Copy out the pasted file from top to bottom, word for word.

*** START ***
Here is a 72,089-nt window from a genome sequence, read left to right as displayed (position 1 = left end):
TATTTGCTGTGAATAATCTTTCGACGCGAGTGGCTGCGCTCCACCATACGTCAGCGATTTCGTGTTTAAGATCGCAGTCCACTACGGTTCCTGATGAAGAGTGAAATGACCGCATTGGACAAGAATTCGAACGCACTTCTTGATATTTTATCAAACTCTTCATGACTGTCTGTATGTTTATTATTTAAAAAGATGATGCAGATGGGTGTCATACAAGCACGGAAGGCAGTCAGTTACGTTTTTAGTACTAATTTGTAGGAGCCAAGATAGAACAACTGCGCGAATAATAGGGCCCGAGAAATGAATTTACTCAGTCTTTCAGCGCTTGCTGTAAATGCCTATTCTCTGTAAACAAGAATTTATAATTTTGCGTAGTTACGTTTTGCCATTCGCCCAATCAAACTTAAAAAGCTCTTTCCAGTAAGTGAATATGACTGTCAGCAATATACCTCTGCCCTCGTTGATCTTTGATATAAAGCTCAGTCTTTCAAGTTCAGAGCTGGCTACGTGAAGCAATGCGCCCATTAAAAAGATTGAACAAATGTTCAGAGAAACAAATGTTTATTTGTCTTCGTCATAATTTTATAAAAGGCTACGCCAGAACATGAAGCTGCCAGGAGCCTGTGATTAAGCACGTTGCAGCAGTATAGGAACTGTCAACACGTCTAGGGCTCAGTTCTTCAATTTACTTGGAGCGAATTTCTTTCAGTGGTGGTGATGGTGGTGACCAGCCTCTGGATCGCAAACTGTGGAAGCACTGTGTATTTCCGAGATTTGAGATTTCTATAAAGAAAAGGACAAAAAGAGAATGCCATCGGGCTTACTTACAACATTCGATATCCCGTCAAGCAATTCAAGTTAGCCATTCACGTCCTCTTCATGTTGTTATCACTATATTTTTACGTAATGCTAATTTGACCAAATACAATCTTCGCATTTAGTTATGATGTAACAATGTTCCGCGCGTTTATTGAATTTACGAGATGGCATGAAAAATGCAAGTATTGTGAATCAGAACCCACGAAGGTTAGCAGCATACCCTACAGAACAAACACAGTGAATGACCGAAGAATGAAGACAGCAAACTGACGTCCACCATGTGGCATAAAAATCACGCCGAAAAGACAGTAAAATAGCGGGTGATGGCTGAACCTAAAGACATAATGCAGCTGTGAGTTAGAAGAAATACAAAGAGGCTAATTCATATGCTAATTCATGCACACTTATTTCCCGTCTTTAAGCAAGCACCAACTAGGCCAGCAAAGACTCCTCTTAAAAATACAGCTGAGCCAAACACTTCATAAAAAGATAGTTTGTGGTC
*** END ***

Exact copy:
Here is a 72,089-nt window from a genome sequence, read left to right as displayed (position 1 = left end):
TATTTGCTGTGAATAATCTTTCGACGCGAGTGGCTGCGCTCCACCATACGTCAGCGATTTCGTGTTTAAGATCGCAGTCCACTACGGTTCCTGATGAAGAGTGAAATGACCGCATTGGACAAGAATTCGAACGCACTTCTTGATATTTTATCAAACTCTTCATGACTGTCTGTATGTTTATTATTTAAAAAGATGATGCAGATGGGTGTCATACAAGCACGGAAGGCAGTCAGTTACGTTTTTAGTACTAATTTGTAGGAGCCAAGATAGAACAACTGCGCGAATAATAGGGCCCGAGAAATGAATTTACTCAGTCTTTCAGCGCTTGCTGTAAATGCCTATTCTCTGTAAACAAGAATTTATAATTTTGCGTAGTTACGTTTTGCCATTCGCCCAATCAAACTTAAAAAGCTCTTTCCAGTAAGTGAATATGACTGTCAGCAATATACCTCTGCCCTCGTTGATCTTTGATATAAAGCTCAGTCTTTCAAGTTCAGAGCTGGCTACGTGAAGCAATGCGCCCATTAAAAAGATTGAACAAATGTTCAGAGAAACAAATGTTTATTTGTCTTCGTCATAATTTTATAAAAGGCTACGCCAGAACATGAAGCTGCCAGGAGCCTGTGATTAAGCACGTTGCAGCAGTATAGGAACTGTCAACACGTCTAGGGCTCAGTTCTTCAATTTACTTGGAGCGAATTTCTTTCAGTGGTGGTGATGGTGGTGACCAGCCTCTGGATCGCAAACTGTGGAAGCACTGTGTATTTCCGAGATTTGAGATTTCTATAAAGAAAAGGACAAAAAGAGAATGCCATCGGGCTTACTTACAACATTCGATATCCCGTCAAGCAATTCAAGTTAGCCATTCACGTCCTCTTCATGTTGTTATCACTATATTTTTACGTAATGCTAATTTGACCAAATACAATCTTCGCATTTAGTTATGATGTAACAATGTTCCGCGCGTTTATTGAATTTACGAGATGGCATGAAAAATGCAAGTATTGTGAATCAGAACCCACGAAGGTTAGCAGCATACCCTACAGAACAAACACAGTGAATGACCGAAGAATGAAGACAGCAAACTGACGTCCACCATGTGGCATAAAAATCACGCCGAAAAGACAGTAAAATAGCGGGTGATGGCTGAACCTAAAGACATAATGCAGCTGTGAGTTAGAAGAAATACAAAGAGGCTAATTCATATGCTAATTCATGCACACTTATTTCCCGTCTTTAAGCAAGCACCAACTAGGCCAGCAAAGACTCCTCTTAAAAATACAGCTGAGCCAAACACTTCATAAAAAGATAGTTTGTGGTC